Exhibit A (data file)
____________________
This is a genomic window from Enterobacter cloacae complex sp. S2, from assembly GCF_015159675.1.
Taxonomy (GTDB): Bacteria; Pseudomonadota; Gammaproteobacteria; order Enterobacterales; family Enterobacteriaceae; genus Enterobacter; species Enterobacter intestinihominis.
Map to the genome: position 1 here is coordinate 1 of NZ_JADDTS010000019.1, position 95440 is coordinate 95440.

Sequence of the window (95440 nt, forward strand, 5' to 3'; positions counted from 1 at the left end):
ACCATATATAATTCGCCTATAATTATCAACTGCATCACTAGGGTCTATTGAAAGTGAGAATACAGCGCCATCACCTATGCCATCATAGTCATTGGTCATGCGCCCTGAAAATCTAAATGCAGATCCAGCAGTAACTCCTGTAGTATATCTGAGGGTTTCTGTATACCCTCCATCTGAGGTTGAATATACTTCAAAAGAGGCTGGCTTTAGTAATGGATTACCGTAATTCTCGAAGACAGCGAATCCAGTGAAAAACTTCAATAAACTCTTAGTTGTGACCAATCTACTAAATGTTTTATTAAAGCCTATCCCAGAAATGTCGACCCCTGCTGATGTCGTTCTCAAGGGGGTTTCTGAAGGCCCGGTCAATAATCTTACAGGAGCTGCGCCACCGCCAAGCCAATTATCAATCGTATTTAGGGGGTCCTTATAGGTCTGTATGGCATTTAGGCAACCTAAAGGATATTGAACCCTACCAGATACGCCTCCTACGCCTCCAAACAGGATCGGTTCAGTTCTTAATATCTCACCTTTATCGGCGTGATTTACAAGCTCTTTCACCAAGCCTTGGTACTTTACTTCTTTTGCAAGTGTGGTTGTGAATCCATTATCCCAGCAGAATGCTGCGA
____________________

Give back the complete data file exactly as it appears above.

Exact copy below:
This is a genomic window from Enterobacter cloacae complex sp. S2, from assembly GCF_015159675.1.
Taxonomy (GTDB): Bacteria; Pseudomonadota; Gammaproteobacteria; order Enterobacterales; family Enterobacteriaceae; genus Enterobacter; species Enterobacter intestinihominis.
Map to the genome: position 1 here is coordinate 1 of NZ_JADDTS010000019.1, position 95440 is coordinate 95440.

Sequence of the window (95440 nt, forward strand, 5' to 3'; positions counted from 1 at the left end):
ACCATATATAATTCGCCTATAATTATCAACTGCATCACTAGGGTCTATTGAAAGTGAGAATACAGCGCCATCACCTATGCCATCATAGTCATTGGTCATGCGCCCTGAAAATCTAAATGCAGATCCAGCAGTAACTCCTGTAGTATATCTGAGGGTTTCTGTATACCCTCCATCTGAGGTTGAATATACTTCAAAAGAGGCTGGCTTTAGTAATGGATTACCGTAATTCTCGAAGACAGCGAATCCAGTGAAAAACTTCAATAAACTCTTAGTTGTGACCAATCTACTAAATGTTTTATTAAAGCCTATCCCAGAAATGTCGACCCCTGCTGATGTCGTTCTCAAGGGGGTTTCTGAAGGCCCGGTCAATAATCTTACAGGAGCTGCGCCACCGCCAAGCCAATTATCAATCGTATTTAGGGGGTCCTTATAGGTCTGTATGGCATTTAGGCAACCTAAAGGATATTGAACCCTACCAGATACGCCTCCTACGCCTCCAAACAGGATCGGTTCAGTTCTTAATATCTCACCTTTATCGGCGTGATTTACAAGCTCTTTCACCAAGCCTTGGTACTTTACTTCTTTTGCAAGTGTGGTTGTGAATCCATTATCCCAGCAGAATGCTGCGA